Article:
Your adult hobby doesn’t need to be a talent or a side hustle, and like Oliver with his piano playing, you don’t have to become skilled at it. It doesn’t need to be goal-oriented in any way (leave that fitness tracker at home when you go off for a hike), but rather, your hobby can exist solely for your own pleasure, and being happy is just so good for us. As Oliver Burkeman says, a hobby should be “something that you are doing for itself alone, not to try and get it anywhere”.

Hobby ideas for adults

With this in mind, which hobbies are right for you? What are you able to keep separate from the rest of your busy life and enjoy purely for itself? Having to discover a new interest can feel like a pressure in itself: to help relieve that, here are some tips for how to find a hobby:

● Be inspired by your childhood. What were your childhood hobbies? Adults can still go swimming, horseback riding or pick up a paintbrush. Join an adult ballet class or dig out your old stamp collection album.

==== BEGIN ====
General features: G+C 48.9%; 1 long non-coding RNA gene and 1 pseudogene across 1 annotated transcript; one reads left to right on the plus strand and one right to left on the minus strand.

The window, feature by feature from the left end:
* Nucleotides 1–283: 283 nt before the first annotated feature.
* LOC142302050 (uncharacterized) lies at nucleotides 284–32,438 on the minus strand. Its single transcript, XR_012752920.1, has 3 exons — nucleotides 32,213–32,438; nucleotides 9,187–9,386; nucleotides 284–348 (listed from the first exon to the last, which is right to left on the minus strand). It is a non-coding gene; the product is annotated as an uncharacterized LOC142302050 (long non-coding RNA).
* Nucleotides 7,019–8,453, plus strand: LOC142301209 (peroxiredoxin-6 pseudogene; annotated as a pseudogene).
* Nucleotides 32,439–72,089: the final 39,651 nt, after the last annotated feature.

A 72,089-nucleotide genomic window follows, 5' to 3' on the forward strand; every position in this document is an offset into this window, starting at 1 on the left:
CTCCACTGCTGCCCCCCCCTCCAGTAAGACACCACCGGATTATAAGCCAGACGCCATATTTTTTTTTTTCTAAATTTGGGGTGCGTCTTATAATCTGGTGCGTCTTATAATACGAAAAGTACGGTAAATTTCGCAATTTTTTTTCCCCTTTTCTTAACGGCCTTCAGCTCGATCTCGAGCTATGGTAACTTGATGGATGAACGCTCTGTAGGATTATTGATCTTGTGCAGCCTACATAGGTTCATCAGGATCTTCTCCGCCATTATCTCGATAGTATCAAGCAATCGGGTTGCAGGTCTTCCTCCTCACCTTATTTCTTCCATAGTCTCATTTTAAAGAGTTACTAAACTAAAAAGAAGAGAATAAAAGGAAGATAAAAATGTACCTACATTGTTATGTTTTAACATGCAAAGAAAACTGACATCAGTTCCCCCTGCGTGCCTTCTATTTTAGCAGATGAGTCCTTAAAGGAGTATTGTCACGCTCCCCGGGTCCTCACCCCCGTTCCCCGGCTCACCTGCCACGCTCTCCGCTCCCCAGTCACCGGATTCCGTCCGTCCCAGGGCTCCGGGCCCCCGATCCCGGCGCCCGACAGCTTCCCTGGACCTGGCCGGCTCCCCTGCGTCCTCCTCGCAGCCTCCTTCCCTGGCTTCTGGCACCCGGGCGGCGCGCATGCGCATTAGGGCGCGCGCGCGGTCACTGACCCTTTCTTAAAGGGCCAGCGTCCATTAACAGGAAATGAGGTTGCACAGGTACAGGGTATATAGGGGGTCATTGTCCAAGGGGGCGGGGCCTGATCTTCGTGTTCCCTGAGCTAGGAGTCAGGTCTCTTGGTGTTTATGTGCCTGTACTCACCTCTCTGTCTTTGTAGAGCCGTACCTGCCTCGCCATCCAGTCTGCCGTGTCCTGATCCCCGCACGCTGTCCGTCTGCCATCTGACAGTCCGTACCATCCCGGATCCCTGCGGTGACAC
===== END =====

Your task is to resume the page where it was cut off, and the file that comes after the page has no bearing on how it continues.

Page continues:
● Rediscover a previous hobby. What did you do before a career or parenting took over? Age doesn’t have to be a barrier to your youthful passion for surfing.

● Find your flow state. What do you really lose yourself in? Reading, painting, golf… Whatever helps you switch off from the world and feel calm or content, try that once again. 

● Choose something that’s different to the day job. If you look at a screen all day, try gardening. If you actually garden for a living, take up crochet.

● Be random. Never picked up a guitar before? Now’s the time to do so. From smashed pottery mosaics to trapeze workouts, there’s a huge variety of esoteric hobbies you could try.

What hobbies can I try?

There’s a huge variety of hobbies out there, and it can be tricky to know where to start. Here’s a good place for inspiration: the Statista 2023 list of the most popular hobbies in the US. The top 10 is:

  • Cooking and baking
  • Reading
  • Pets
  • Video gaming
  • Outdoor activities
  • Travelling
  • DIY, arts and crafts
  • Socialising
  • Board games and card games
  • Gardening and plants